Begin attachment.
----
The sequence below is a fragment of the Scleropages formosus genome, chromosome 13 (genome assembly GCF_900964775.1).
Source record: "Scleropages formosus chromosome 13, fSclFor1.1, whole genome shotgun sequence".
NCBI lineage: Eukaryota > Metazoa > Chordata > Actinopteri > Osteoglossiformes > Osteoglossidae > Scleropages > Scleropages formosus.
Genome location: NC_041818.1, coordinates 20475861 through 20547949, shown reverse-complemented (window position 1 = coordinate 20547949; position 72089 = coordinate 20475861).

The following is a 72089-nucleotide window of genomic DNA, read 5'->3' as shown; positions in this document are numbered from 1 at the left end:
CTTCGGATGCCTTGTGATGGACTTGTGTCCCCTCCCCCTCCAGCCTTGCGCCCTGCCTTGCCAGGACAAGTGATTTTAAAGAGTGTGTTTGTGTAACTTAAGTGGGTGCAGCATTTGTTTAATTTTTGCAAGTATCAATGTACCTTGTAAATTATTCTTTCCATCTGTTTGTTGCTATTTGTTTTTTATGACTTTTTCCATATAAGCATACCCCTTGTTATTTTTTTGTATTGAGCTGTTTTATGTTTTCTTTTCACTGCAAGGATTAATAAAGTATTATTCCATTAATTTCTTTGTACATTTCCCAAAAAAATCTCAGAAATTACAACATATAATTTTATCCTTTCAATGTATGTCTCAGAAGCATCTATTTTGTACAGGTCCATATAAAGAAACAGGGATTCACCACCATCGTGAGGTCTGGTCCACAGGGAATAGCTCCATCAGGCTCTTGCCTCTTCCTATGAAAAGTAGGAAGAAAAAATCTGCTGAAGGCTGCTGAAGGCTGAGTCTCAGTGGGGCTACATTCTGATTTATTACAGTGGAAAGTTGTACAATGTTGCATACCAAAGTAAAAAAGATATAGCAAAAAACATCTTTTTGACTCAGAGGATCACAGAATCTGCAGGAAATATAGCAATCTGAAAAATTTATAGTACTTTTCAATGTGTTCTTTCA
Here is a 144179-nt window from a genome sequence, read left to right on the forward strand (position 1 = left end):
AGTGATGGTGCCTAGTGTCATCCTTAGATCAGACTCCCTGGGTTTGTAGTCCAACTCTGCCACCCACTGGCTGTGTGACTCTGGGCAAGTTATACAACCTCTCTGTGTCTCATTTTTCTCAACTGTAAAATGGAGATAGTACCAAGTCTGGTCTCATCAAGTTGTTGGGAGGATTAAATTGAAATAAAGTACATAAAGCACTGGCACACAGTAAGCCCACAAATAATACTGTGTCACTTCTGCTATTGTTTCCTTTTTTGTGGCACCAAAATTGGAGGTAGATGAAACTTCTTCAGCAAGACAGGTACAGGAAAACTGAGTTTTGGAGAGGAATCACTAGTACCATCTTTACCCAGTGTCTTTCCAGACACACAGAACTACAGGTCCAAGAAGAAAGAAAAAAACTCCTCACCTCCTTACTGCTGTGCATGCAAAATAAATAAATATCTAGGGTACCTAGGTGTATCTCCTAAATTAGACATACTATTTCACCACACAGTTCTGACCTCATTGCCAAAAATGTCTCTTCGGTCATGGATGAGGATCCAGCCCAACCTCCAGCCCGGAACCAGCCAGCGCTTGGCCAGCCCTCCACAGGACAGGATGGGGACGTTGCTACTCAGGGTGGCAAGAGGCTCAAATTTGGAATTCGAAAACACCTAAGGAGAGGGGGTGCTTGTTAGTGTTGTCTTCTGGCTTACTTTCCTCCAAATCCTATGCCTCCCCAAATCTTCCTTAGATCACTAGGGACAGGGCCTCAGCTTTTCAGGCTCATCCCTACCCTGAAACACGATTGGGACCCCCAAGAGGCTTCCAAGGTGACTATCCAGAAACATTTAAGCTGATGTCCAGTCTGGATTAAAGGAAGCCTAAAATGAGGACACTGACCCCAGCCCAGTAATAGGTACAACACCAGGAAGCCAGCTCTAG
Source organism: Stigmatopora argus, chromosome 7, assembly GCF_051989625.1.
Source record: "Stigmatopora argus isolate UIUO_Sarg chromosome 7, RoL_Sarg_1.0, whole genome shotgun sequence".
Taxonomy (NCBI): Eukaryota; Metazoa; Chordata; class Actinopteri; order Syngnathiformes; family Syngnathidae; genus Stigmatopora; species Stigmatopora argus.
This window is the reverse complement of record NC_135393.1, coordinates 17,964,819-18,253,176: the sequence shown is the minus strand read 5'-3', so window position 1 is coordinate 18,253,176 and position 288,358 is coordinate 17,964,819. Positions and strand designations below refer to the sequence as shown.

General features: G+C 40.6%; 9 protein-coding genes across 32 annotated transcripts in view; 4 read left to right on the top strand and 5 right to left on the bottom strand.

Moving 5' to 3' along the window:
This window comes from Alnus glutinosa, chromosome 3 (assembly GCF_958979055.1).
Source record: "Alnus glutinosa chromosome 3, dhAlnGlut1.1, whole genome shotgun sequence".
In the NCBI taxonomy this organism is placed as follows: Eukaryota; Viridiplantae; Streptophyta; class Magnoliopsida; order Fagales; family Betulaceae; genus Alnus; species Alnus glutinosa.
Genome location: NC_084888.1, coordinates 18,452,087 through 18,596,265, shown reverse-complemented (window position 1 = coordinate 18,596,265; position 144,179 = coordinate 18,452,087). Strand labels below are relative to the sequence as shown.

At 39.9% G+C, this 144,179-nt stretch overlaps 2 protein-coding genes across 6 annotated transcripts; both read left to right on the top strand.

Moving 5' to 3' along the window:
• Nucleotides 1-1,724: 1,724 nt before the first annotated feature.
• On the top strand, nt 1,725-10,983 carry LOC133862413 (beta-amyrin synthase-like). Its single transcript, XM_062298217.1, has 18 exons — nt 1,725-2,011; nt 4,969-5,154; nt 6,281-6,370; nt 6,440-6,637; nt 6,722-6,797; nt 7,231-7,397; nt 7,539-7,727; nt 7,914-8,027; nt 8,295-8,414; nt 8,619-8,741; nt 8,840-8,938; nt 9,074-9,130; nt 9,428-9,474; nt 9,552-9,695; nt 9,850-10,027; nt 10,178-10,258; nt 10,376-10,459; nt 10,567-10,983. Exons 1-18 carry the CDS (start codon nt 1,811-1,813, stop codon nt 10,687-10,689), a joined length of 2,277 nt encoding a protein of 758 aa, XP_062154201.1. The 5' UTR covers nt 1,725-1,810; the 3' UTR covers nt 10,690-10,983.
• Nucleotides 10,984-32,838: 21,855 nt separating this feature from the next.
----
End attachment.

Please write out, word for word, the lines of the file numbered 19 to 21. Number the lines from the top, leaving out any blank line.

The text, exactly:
At 39.9% G+C, this 144,179-nt stretch overlaps 2 protein-coding genes across 6 annotated transcripts; both read left to right on the top strand.

Moving 5' to 3' along the window:
• Nucleotides 1-1,724: 1,724 nt before the first annotated feature.